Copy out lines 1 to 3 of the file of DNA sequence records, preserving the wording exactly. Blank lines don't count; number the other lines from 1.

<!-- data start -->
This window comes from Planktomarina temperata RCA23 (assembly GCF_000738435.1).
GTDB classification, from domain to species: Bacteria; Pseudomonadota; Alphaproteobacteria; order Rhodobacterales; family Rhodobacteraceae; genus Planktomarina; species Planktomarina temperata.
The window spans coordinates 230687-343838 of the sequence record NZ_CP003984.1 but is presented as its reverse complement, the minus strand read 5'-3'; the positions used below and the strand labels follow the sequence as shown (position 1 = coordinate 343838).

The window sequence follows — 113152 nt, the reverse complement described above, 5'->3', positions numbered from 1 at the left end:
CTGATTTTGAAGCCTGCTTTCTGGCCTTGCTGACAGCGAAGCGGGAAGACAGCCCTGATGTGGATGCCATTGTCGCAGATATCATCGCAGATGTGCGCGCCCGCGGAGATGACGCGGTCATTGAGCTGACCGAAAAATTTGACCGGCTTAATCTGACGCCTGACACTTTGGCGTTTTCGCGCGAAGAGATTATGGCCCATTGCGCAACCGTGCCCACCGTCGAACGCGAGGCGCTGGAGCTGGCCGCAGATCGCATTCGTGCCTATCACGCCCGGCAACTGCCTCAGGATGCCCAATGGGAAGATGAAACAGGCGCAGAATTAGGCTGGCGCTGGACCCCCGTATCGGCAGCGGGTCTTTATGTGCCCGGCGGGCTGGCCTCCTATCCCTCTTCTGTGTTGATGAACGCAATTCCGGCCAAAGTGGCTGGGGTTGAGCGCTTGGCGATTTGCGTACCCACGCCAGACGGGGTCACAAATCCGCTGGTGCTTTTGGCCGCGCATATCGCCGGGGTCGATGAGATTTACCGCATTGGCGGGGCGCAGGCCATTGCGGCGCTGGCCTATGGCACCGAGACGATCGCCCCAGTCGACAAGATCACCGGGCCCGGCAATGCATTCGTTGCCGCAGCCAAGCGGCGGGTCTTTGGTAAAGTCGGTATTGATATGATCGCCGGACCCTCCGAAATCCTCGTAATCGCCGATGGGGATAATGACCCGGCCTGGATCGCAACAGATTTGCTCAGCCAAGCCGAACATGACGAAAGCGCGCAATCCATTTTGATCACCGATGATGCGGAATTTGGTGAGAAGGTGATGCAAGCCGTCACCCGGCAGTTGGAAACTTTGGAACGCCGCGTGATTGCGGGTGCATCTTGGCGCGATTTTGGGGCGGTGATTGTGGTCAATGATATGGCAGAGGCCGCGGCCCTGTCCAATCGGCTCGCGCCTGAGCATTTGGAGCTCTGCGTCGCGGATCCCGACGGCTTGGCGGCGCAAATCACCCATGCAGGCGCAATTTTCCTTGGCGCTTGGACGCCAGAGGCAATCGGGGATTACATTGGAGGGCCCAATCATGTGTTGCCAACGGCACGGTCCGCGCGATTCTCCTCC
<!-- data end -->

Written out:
This window comes from Planktomarina temperata RCA23 (assembly GCF_000738435.1).
GTDB classification, from domain to species: Bacteria; Pseudomonadota; Alphaproteobacteria; order Rhodobacterales; family Rhodobacteraceae; genus Planktomarina; species Planktomarina temperata.
The window spans coordinates 230687-343838 of the sequence record NZ_CP003984.1 but is presented as its reverse complement, the minus strand read 5'-3'; the positions used below and the strand labels follow the sequence as shown (position 1 = coordinate 343838).